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SPORTS

How Koranga rules basketball courts in US

BASKETBALL By Washington Onyango | June 3rd 2020
Kenya international Felmas Koranga. [Courtesy]

Unlike most of her teammates, however, the senior forward does her job rather quietly, letting her skills on the court do the talking.

Her dribbling skills, the economical movement of the arms and a text book running style makes Felmas Koranga stand out.

Her bobbing pony tail – her hairstyle – remains her distinctive feature. Standing at five feet eight-inch, she is a bit of a towering figure.

Those who have had an opportunity to watch her play in the American league will notice that she is indeed special.

Koranga, the Kenyan forward, is not your ordinary celebrity. She is not as popular as her elder brother, the Kenya Morans star Ariel Okall even though she plies her trade in America's Troy University. 

“Basketball is my life. I want to be remembered for as a good basketball player. That's a target I long to achieve," Koranga told Standard Sports on phone from Texas, USA.

Born in Nakuru in a family with a sporting pedigree, Koranga, the sixth child, was active in sports and during her childhood and played football, handball and volleyball.

“In primary school, I played most of the sports because I was trying to get a footing in sports. At that level, I played volleyball mostly,” Koranga said. Her father, Elijah Koranga, played for Harambee Stars.

While trying out with several sports, her brother Okall, who plays for Kenyan Morans and Algerian side US Setif, advised her to take up basketball once she joined secondary school.

Kenya international Felmas Koranga. [Courtesy]

Koranga joined former East Africa Secondary School basketball champions Shimba Hills High School and it took two years before she heeded her brother’s counsel to take up basketball.

Dream come true

“I played volleyball, netball and took part in 800m before I started to play basketball in 2012 while in Form Three. I admired my brother without knowing it will set me on course.”

At Shimba Hills, she helped the school win the 2013 East African Secondary School basketball girls' title after finishing as runners up in previous years.

After high school, she quit basketball in what she describes as her lowest moment in life.

“It was hard. I lost interest in the game but I am thankful for my brother Okall for guiding and encouraging me not to quit.”

Already a noticeable basketballer after having made her national team debut with the Under-18 team in 2014 against Uganda, through the help of Traudencia Peters, her former teammate at Shimba Hills, she joined Tyler Junior College in 2018 where her basketball career started.

Koranga returned to Kenya last year and helped the national women’s basketball team, Kenya Lionesses, win silver medal at the Africa Zone Five Championship in Uganda where Kenya finished second behind Egypt.

Two years since she moved to the US, she has made a name for herself during the two seasons' stretch of games in the National Junior Collegiate Athletics Association (NJCAA) League.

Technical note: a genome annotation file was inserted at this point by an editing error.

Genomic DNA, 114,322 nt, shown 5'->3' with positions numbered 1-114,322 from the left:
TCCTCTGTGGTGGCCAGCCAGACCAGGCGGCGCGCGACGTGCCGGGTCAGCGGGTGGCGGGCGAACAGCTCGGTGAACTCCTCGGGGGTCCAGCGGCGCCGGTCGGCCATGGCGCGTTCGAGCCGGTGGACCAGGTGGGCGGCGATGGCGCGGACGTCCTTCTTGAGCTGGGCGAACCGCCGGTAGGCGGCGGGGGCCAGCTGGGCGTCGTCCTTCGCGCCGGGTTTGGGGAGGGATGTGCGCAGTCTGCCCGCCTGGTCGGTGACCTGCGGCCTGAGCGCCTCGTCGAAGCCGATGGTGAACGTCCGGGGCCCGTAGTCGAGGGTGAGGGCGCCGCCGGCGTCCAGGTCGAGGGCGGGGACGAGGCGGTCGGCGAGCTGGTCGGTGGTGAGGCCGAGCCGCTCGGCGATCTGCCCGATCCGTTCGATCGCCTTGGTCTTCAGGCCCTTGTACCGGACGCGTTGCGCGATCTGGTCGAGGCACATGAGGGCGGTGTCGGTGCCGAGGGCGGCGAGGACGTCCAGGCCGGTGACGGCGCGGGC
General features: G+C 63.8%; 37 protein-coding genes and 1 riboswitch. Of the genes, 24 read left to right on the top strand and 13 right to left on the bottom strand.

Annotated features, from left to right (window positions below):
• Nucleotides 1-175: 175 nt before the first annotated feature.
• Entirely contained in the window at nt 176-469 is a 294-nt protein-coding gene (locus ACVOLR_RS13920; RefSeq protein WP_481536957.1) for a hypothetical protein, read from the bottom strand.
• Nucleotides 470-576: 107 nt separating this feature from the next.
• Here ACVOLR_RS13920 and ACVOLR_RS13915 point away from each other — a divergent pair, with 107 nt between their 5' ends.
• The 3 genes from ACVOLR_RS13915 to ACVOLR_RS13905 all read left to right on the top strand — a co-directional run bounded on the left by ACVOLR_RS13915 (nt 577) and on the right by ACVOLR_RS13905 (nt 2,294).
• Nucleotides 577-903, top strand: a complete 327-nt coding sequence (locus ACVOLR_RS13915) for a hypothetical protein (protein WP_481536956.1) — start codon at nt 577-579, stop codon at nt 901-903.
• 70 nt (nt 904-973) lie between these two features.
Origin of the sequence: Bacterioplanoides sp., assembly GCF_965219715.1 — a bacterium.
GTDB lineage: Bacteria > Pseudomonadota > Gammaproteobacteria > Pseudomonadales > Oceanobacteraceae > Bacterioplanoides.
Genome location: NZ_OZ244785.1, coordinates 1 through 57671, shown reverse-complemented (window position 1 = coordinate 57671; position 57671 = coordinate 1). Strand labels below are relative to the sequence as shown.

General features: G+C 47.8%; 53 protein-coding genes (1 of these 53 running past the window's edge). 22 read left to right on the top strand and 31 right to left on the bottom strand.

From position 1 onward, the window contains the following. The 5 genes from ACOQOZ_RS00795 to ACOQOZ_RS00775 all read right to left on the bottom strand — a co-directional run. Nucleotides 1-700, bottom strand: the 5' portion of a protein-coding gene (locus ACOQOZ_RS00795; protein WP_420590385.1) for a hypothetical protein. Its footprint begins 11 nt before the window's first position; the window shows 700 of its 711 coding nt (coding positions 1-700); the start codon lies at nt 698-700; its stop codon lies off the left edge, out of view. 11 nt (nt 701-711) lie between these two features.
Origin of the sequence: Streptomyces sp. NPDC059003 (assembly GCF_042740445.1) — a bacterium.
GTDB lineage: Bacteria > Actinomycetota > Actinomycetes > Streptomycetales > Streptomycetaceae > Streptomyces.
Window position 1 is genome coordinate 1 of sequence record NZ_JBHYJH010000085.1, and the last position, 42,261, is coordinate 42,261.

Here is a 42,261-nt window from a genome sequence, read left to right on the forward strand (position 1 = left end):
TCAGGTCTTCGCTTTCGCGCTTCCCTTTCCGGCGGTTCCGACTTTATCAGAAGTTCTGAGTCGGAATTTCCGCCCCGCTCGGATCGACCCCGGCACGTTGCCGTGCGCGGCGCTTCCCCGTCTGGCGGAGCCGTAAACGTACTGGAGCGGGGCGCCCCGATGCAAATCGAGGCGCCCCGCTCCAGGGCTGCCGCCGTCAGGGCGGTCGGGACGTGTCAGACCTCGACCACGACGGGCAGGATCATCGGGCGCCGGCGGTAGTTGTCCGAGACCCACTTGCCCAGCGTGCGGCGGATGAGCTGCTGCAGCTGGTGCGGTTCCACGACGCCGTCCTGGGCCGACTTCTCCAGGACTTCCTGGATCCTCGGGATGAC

Unlike most of her teammates, however, the senior forward does her job rather quietly, letting her skills on the court do the talking.

She was named the 2020 Women Basketball College Association (WBCA) Player of the Year last season while at Tyler College (since 2018) and voted Region 14 regular season Most Valuable player (MVP).

Koranga is set to play in the National Collegiate Athletics Association (NCAA) Division One League after signing up for Troy University in the US earlier this month.

She was also named in the WBCA First team All American and the NJCAA First team All American.

“This is a dream come true for me. I cannot wait to make my debut and give it all in the court when normalcy returns. But first, thanks to God and everyone who has helped me through my journey in basketball,” she said.

During her two years at Tyler College, she amassed over 1,000 points and 750 rebounds.

She finished sixth in the nation for blocks with 92, was 16th in total points scored (590), and fifth for total rebounds (407). She also recorded 26 double-doubles in 31 starts.

Kenya international Felmas Koranga. [Courtesy]

Koranga was also voted the Freshman of the Year during her first season, the NJCAA 2018/19 season in addition to making the 2nd team NJCAA All-America team 2018/19.

“I had to step up and put in more effort just like everyone else in the team.

Though it was hard at first due to the culture, lifestyle and style of play, my coaches Trenia Tillis Hoard and Bryant Porter helped me through and I am grateful to them,” she said.

Koranga, who was also on the radar of several other top universities in the USA, said she was happy to continue her career after committing to Troy University.

“Playing at this level makes me feel pressure has been placed on my shoulders and I have to deliver. Step by step I believe I can make it to the top league,” said Koranga whose other brother Emmanuel Ochieng plays for KBF side Ulinzi Warriors.

She attributes her growth in the sport to her family and coaches in US.

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